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Furthermore, sometimes the best place/time to wait on the Lord is when we’re working. As a finance employee, being single-focused on a particular task can come in handy, not only for the job at hand, but in my aim to hear God. Sure, there may be days I feel I’m sinking in the mud of mundanity; however, if I choose to see my effort as an opportunity to listen to my Creator, not only will I develop a more sensitive ear, but a more forbearing heart in the sense I’m cultivating yieldedness as opposed to self-sufficient tolerance.

3. If we’re meant to bear fruit, each others burdens, and with each other in love with all humility and patience forsaking self-righteousness, then forbearance helps get us there. It’s embracing the fact we can reflect the very nature of God without using it our advantage (Phil 2:6-8) as we make every effort to keep the oneness of the Spirit in the bond of peace (Eph. 4:3). It’s a remarkable tool in our spiritual arsenal as it flips the legal IOU mentality for a selfless IOU reality that says. ‘I owe you nothing more than what God shows me every day.’

4. Unfortunately, for many of us, it’s easy to ‘conditional-ize’ forbearance among those we’re comfortable with. We compartmentalize and ration it as we please…as we see fit. I’m sure many of us have seen this demonstrated in secular settings…in the workplace…in the field and beyond. And part of this ties to the obvious…not all are saved, following the Lord, or aiming to be like him so we can’t expect to be on the receiving end of what, rather who, we’re trying to emulate.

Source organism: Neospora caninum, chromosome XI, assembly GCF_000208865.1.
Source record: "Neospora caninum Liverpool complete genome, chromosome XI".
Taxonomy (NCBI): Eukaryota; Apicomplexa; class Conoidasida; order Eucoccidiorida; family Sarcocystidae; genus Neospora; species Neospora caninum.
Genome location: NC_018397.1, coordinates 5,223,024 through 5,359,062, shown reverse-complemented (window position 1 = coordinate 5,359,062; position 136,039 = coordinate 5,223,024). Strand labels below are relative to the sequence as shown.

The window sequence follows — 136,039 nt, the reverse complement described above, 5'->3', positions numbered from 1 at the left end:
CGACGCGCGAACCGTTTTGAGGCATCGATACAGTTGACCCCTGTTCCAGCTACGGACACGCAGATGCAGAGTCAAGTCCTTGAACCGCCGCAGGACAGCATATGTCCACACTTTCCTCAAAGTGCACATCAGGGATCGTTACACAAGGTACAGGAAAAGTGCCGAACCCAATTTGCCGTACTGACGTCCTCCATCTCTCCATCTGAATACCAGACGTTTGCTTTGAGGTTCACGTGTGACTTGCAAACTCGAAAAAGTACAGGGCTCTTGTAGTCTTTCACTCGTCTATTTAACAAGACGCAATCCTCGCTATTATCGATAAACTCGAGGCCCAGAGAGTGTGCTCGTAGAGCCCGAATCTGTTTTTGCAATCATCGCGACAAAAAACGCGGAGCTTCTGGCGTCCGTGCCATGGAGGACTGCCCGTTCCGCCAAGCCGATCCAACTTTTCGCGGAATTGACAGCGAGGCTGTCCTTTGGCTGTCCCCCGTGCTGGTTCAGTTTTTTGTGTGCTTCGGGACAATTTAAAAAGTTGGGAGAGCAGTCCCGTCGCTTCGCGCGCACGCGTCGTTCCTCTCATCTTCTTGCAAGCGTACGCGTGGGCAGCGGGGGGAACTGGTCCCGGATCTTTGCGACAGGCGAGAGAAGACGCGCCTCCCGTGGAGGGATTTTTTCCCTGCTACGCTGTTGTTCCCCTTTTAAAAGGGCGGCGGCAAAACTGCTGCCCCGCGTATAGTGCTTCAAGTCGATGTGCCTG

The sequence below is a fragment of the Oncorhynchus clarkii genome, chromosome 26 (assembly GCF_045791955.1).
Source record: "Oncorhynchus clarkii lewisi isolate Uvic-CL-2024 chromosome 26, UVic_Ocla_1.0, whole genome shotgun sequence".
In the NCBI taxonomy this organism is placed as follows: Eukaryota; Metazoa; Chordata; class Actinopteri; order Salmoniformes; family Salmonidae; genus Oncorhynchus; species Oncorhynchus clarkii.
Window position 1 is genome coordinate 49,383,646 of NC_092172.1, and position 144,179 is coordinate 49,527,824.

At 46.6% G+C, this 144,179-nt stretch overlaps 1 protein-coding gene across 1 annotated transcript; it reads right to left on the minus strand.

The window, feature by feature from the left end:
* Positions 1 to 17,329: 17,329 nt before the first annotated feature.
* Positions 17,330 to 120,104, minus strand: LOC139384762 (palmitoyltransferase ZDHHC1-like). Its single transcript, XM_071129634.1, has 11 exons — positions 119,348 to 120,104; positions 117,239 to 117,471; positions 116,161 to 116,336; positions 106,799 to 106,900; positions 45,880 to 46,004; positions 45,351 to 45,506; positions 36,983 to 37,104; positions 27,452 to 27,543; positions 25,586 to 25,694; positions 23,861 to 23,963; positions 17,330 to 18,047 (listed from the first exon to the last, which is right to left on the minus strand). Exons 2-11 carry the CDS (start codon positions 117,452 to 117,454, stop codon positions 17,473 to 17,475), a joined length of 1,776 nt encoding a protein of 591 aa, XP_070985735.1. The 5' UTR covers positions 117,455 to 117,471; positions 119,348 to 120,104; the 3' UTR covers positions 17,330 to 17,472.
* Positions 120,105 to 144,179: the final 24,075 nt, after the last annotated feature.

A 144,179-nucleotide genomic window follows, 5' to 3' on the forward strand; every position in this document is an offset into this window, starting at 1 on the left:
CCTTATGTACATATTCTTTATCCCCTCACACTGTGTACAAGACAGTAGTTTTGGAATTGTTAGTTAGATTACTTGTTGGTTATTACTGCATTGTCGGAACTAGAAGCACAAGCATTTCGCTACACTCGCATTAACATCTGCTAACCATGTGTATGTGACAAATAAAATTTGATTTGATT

At the same time, we can’t give up in being the change we crave, specifically respect to forbearance, being an agent of unbiased unity. When we zoom at Philippians 4 as a whole, note how Paul structures the chapter. Before he talks about how to think and act purely, how he’s learned to be content in all things…how he can do all things through Christ who strengthens him, he first talks about being united. He’s taking vacuum out of the equation.

Forbearance isn’t an exclusive right or privilege, it’s part of a corporate calling that goes beyond the bandwidths and margins we so often quantify. If we truly want to lead a full life, we must be open to full kindness as it’s part of how God leads us to repentance. And shouldn’t we ultimately want this for everyone?

Bottom line: The bridge between being ‘slow to anger’ and ‘abounding in love’ (Psalm 86:15) is forbearance.

Prayer: (see 20:51-22:19)

Footnotes

  1. The New Living Translation words it this way: Make allowance for each other’s faults, and forgive anyone who offends you.